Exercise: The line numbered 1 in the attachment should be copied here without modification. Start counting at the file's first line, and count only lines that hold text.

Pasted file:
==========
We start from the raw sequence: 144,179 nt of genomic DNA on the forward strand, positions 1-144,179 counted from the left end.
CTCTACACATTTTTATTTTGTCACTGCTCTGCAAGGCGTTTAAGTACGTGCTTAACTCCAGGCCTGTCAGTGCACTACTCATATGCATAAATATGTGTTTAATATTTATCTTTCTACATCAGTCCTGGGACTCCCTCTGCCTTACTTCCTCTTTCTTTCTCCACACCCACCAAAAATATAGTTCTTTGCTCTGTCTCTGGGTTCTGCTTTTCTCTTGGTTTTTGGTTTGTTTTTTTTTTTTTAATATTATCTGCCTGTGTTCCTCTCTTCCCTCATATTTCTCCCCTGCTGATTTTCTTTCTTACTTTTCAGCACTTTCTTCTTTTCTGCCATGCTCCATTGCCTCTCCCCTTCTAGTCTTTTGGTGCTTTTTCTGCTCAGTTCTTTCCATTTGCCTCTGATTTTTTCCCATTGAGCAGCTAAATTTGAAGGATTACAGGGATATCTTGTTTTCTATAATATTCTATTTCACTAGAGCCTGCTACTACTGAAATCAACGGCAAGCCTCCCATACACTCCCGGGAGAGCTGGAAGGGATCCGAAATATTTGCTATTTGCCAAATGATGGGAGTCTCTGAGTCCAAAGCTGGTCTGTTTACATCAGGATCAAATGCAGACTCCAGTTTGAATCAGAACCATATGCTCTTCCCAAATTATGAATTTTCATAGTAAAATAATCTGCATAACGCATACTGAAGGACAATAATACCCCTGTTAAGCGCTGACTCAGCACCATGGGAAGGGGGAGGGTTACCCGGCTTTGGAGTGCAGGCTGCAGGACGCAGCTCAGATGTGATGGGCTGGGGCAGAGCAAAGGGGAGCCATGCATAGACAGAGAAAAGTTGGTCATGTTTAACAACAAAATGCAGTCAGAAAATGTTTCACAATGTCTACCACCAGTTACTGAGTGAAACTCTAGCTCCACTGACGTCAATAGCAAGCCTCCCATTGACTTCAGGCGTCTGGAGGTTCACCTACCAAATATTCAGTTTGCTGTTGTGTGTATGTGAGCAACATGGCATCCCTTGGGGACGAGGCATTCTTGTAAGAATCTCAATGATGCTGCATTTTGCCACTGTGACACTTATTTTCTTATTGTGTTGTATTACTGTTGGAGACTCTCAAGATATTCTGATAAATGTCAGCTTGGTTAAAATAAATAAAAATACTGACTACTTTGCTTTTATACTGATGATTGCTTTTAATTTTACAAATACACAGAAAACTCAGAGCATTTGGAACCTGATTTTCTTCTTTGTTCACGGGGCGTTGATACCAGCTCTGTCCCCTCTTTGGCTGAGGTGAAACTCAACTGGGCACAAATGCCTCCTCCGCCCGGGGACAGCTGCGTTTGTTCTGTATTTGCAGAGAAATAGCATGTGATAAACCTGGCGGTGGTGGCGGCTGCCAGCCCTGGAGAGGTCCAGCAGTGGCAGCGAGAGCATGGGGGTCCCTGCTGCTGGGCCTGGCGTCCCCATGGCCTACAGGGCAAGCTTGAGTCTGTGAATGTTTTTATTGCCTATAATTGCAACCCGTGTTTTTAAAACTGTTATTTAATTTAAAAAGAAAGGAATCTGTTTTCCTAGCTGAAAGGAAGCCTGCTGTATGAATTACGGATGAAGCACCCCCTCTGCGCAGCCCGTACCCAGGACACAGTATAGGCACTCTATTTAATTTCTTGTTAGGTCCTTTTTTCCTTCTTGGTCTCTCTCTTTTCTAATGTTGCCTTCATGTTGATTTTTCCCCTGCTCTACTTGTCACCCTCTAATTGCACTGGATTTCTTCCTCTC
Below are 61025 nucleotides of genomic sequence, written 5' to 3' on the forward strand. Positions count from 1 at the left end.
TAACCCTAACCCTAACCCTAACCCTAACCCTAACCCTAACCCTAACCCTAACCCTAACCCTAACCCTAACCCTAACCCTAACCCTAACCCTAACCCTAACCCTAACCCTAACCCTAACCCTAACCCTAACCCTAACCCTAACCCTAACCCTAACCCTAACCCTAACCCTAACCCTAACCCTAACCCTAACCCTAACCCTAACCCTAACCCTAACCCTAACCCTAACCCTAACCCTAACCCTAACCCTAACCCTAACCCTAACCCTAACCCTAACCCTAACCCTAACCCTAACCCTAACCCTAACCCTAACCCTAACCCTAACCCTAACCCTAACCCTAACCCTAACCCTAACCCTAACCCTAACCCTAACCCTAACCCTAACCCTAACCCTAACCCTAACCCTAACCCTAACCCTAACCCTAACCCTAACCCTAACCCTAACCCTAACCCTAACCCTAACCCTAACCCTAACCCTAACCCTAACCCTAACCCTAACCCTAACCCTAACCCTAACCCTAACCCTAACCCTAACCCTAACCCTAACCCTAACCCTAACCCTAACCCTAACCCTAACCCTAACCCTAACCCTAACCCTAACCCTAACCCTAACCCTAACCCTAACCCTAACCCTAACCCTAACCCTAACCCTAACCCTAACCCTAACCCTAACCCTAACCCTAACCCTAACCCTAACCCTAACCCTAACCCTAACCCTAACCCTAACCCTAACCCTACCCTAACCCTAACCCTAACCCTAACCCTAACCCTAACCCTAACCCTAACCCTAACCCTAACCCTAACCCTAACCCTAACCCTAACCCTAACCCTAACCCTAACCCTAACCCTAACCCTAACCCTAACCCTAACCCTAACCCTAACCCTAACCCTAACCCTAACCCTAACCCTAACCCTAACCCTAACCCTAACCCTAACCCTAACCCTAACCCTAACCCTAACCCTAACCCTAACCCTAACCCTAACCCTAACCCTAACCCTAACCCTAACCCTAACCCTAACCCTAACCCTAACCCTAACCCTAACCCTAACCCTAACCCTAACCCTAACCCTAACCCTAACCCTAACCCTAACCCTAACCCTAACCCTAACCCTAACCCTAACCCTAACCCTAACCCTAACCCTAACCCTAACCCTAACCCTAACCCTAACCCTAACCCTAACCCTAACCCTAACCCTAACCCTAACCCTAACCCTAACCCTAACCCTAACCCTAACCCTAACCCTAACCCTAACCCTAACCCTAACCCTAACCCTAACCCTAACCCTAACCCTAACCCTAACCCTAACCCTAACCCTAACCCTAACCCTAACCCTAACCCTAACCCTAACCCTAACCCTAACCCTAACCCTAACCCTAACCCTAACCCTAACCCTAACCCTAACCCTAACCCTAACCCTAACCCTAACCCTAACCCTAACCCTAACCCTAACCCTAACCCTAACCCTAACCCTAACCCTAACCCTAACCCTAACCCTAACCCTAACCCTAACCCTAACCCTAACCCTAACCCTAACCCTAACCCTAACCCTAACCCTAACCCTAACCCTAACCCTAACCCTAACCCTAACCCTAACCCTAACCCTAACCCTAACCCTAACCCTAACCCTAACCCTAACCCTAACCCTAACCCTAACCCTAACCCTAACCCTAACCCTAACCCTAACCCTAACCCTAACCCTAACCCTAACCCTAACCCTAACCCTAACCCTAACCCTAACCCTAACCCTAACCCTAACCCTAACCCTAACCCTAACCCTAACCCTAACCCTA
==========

We start from the raw sequence: 144,179 nt of genomic DNA on the forward strand, positions 1-144,179 counted from the left end.